Italian PDO and PGI Extra Virgin Olive Oils Are Increasing in Value

According to a new report, the value and volume of extra virgin olive oils with geographical indications are increasing across Italy. Puglia and Tuscany are leading the way.

Photo courtesy of Consorzio Olio Toscano IGP
Mar. 27, 2020
By Ylenia Granitto
Photo courtesy of Consorzio Olio Toscano IGP

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A new report pub­lished by the Institute of Services for the Agricultural Food Market (Ismea) and Qualivita shows that the value of Italian extra vir­gin olive oils with geo­graph­i­cal indi­ca­tions has steadily increased over the past decade.

The iden­tity of food is increas­ingly impor­tant for global and inter­con­nected con­sumers, who can count on a selec­tion of food from all over the world,” Raffaele Borriello, the gen­eral direc­tor of Ismea, said. Geographical indi­ca­tions antic­i­pated the cur­rent per­cep­tions of qual­ity, which include trace­abil­ity, preser­va­tion of bio­di­ver­sity and pro­tec­tion of the land­scape.”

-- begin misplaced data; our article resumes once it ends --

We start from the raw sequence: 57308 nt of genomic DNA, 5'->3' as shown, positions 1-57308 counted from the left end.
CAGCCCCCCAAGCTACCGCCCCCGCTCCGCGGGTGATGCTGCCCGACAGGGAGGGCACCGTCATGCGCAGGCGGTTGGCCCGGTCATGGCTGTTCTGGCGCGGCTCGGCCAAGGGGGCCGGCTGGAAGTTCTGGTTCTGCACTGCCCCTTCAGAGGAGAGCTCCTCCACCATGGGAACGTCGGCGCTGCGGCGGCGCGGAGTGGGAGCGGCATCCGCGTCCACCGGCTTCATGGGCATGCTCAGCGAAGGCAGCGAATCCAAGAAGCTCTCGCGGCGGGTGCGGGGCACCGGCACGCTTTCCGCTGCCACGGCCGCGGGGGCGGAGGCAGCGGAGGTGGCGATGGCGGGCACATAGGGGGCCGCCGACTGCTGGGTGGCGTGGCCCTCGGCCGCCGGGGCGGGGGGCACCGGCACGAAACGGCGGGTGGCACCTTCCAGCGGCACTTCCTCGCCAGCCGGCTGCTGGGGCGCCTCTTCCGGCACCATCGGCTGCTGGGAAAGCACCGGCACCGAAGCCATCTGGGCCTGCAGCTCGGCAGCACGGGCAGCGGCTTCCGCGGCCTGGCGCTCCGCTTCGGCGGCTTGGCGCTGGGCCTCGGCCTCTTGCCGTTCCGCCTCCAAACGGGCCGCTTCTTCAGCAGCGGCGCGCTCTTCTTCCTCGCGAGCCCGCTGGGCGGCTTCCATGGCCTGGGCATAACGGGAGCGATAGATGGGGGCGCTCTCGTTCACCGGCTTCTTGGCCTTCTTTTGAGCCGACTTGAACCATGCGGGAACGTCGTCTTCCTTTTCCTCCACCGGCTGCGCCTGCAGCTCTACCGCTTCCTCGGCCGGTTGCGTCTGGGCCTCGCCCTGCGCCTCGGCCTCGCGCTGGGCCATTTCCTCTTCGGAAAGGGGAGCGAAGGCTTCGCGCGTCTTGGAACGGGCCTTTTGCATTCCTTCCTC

Across all applic­a­ble sec­tors – such as wine, cheese, meat and olive oil – Italian prod­ucts with Protected Designation of Origin (PDO or DOP) and Protected Geographical Indicator (PGI or IGP) sta­tus are worth €16.2 bil­lion ($17.5 bil­lion).

The mar­ket value of PDO and PGI extra vir­gin olive oils alone has steadily risen to €144 mil­lion ($155 mil­lion), a 21-per­cent increase com­pared with last year. Exports of PDO and PGI extra vir­gin olive oils have also risen, reach­ing €62 mil­lion ($67 mil­lion), an increase of 11 per­cent over the same period.

Tuscany and Puglia have been the dri­ving forces behind these ris­ing fig­ures, and are each respon­si­ble for about €25 mil­lion ($27 mil­lion) of PDO and PGI pro­duc­tion. Sicily, Liguria and Umbria also com­bine for a total of €24.1 mil­lion ($26 mil­lion) worth of PDO and PGI pro­duc­tion.

Along with the grow­ing value of olive oils with geo­graph­i­cal indi­ca­tions, the vol­umes have also increased, ris­ing by 22 per­cent.

Italian PDO and PGI prod­ucts have a key role in tourism and the econ­omy of their ter­ri­to­ries,” Mauro Rosati, the gen­eral man­ager of Qualivita, said. They are a bind­ing force in the ter­ri­to­r­ial expe­ri­ence capa­ble of involv­ing agri­cul­ture, crafts, hotels, qual­ity restau­rants and cul­tural and artis­tic her­itage.”





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